Here’s an advance look at a some of the “This Day in Geographic History” (TDIGH) events coming up this week. For each date, we’ve matched it with a map or visual, background information, and a classroom activity so you can plan ahead.
Tuesday, October 11
The longest-serving first lady in American history, Eleanor Roosevelt was a dedicated advocate for minorities and women.
Audio: Listen to Marian Anderson’s 1939 performance on the National Mall (which was possible due to the support of Eleanor Roosevelt and her husband, FDR).
Background: Timeline of Eleanor’s life
Wednesday, October 12
Though intending to find a trade route to Asia, Italian explorer Christopher Columbus landed in what is now the Bahamas instead.
Map: The Bahamas
Background: Info about Columbus’ voyage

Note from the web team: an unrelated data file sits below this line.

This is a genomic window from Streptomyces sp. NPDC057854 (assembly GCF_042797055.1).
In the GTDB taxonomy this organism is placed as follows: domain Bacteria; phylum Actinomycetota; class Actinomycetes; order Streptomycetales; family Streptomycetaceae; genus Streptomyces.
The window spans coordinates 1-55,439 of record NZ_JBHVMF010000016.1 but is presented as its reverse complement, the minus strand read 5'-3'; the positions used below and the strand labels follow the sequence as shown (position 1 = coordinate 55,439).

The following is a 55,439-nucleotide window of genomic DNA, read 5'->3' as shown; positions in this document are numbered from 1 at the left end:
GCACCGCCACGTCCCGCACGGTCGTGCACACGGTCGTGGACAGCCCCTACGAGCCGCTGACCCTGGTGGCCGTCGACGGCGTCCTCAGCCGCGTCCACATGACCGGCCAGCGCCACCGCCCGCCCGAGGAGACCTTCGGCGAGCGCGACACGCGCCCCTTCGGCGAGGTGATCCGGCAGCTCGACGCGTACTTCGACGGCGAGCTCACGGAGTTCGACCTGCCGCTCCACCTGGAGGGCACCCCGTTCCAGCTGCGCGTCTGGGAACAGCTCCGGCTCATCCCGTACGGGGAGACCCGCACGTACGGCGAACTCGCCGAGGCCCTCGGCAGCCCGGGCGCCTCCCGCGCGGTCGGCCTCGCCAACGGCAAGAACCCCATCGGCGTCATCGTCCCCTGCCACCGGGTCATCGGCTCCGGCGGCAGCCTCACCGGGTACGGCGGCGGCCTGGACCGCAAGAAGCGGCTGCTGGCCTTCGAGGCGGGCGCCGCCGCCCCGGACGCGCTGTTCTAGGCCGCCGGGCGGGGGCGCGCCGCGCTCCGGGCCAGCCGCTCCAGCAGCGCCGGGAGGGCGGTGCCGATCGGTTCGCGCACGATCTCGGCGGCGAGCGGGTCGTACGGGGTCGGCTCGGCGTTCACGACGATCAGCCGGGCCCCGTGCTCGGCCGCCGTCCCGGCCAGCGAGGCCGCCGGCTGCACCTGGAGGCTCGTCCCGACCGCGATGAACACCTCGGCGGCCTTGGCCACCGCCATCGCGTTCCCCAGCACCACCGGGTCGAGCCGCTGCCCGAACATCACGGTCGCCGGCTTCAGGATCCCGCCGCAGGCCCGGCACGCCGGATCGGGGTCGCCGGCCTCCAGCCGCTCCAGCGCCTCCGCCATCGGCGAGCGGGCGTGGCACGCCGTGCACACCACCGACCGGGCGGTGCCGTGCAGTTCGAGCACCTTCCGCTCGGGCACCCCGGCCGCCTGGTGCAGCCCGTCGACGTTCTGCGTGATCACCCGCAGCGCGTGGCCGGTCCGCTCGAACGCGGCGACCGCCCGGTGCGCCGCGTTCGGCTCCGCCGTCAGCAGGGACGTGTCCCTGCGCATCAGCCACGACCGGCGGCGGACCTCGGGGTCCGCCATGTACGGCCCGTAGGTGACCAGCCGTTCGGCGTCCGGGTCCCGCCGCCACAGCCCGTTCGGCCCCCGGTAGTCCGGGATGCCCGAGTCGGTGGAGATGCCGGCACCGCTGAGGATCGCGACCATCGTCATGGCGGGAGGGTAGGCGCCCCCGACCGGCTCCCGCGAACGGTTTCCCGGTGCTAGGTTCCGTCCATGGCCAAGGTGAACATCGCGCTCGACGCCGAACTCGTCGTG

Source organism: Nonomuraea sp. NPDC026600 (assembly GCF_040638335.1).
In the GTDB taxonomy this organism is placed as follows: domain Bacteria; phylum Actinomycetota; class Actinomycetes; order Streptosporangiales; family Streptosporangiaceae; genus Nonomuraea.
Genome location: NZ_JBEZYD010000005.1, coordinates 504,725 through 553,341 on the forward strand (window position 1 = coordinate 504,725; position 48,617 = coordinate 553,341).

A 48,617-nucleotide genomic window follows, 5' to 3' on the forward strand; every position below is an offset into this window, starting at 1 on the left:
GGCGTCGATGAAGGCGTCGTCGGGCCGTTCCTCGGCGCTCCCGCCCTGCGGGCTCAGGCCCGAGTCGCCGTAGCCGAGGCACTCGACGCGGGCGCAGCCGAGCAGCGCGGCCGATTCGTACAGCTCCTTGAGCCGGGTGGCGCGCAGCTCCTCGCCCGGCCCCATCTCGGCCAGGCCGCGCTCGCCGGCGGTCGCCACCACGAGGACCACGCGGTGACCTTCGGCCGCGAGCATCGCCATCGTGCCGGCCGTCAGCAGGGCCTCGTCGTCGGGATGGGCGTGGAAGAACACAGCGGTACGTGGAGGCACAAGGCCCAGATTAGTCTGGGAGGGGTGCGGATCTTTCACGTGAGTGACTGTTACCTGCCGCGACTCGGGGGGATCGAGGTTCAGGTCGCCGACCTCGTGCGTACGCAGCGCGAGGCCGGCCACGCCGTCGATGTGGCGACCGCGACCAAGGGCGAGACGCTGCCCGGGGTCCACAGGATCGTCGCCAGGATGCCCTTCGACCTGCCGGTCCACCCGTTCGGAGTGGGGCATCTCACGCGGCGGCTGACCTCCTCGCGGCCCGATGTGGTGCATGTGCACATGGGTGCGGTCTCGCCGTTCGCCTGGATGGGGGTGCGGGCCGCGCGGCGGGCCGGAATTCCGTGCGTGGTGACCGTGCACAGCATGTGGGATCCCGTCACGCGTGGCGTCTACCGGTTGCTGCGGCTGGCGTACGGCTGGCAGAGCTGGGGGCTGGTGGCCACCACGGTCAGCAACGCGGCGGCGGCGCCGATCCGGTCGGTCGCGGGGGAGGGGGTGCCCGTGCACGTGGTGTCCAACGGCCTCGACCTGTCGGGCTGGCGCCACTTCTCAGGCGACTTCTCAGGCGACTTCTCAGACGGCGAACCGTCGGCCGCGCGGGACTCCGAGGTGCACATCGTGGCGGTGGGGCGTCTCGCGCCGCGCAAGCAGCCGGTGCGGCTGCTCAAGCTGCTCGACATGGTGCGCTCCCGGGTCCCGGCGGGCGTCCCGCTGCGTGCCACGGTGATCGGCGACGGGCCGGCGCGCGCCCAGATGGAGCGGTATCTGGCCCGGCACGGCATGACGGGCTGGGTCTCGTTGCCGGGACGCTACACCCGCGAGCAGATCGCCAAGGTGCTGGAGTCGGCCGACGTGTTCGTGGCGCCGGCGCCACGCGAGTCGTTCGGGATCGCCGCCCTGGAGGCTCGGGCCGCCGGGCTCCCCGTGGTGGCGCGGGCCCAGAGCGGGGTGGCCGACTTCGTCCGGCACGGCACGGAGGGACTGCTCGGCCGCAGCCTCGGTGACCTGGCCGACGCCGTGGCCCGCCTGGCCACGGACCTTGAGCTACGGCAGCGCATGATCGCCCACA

In 2007, former Vice President Al Gore and the Intergovernmental Panel on Climate Change (IPCC), were recognized for their work in raising awareness about man-made global warming.
Background: Check out our resources on climate change
Thursday, October 13
The imaginary line that marks 0 degrees longitude and divides the Earth into the Eastern and Western hemispheres was agreed upon in 1884.
Visual: Interactive globe
Background: What is a hemisphere and how are they defined?
Sunday, October 16
Though abolitionist John Brown’s 1959 raid failed to incite a slave revolt, it did help ignite the U.S. Civil War.
Background: Timeline of slavery in the U.S.
Activity: Read Frederick Douglass’ speech about John Brown’s raid on Harper’s Ferry. According to Douglass, what did John Brown achieve?